The neural sociometer: brain mechanisms underlying state self-esteem.

Published

Journal Article

On the basis of the importance of social connection for survival, humans may have evolved a "sociometer"-a mechanism that translates perceptions of rejection or acceptance into state self-esteem. Here, we explored the neural underpinnings of the sociometer by examining whether neural regions responsive to rejection or acceptance were associated with state self-esteem. Participants underwent fMRI while viewing feedback words ("interesting," "boring") ostensibly chosen by another individual (confederate) to describe the participant's previously recorded interview. Participants rated their state self-esteem in response to each feedback word. Results demonstrated that greater activity in rejection-related neural regions (dorsal ACC, anterior insula) and mentalizing regions was associated with lower-state self-esteem. Additionally, participants whose self-esteem decreased from prescan to postscan versus those whose self-esteem did not showed greater medial prefrontal cortical activity, previously associated with self-referential processing, in response to negative feedback. Together, the results inform our understanding of the origin and nature of our feelings about ourselves.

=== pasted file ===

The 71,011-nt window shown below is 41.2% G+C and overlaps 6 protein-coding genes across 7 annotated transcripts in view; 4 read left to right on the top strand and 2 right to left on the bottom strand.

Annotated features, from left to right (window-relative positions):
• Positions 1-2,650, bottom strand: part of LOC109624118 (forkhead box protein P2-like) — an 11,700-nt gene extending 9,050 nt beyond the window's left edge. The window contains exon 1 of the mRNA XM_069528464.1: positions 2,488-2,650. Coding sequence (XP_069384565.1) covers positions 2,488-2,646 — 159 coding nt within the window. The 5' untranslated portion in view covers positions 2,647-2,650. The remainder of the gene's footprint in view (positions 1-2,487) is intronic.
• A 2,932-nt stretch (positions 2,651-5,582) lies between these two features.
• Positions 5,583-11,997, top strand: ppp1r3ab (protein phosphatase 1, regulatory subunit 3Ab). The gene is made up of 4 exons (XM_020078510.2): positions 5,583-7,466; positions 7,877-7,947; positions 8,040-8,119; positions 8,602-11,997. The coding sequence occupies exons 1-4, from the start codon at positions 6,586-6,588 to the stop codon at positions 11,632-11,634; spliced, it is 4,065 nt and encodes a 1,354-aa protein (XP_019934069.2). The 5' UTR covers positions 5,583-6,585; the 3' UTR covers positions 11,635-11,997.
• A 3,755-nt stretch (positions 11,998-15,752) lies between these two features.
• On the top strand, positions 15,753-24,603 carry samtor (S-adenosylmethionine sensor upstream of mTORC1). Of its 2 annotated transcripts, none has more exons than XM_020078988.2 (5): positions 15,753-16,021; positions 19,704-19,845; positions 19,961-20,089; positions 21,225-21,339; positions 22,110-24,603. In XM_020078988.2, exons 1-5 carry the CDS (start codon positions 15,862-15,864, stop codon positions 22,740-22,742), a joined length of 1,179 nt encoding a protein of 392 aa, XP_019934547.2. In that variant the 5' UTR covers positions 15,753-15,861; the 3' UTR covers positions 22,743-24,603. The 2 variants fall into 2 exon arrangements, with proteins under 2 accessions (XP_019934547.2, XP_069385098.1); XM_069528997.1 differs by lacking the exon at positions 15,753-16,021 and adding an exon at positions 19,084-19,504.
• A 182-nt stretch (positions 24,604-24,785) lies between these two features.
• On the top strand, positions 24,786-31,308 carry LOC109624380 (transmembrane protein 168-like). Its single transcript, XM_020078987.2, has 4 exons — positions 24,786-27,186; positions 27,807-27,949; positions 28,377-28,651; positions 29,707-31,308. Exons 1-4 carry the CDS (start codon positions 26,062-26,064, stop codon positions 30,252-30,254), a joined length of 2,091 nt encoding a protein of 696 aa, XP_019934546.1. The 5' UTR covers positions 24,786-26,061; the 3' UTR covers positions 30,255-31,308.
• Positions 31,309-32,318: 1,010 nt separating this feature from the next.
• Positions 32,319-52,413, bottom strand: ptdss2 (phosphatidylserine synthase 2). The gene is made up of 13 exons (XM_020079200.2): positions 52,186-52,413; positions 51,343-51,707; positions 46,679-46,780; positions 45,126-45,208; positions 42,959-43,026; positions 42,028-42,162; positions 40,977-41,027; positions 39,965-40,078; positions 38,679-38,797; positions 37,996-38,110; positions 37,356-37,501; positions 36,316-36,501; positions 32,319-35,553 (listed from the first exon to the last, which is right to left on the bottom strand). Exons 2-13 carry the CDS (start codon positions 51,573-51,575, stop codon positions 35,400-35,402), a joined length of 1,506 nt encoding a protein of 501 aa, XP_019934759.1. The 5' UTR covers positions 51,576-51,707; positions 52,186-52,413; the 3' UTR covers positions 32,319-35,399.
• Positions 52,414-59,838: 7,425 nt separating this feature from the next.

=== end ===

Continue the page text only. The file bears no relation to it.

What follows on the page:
Full Text

Duke Authors

Cited Authors

  • Eisenberger, NI; Inagaki, TK; Muscatell, KA; Byrne Haltom, KE; Leary, MR

Published Date

  • November 2011

Published In

Volume / Issue

  • 23 / 11

Start / End Page

  • 3448 - 3455

PubMed ID

  • 21452934

Pubmed Central ID

  • 21452934

Electronic International Standard Serial Number (EISSN)

  • 1530-8898

International Standard Serial Number (ISSN)

  • 0898-929X

Digital Object Identifier (DOI)

  • 10.1162/jocn_a_00027

Language

  • eng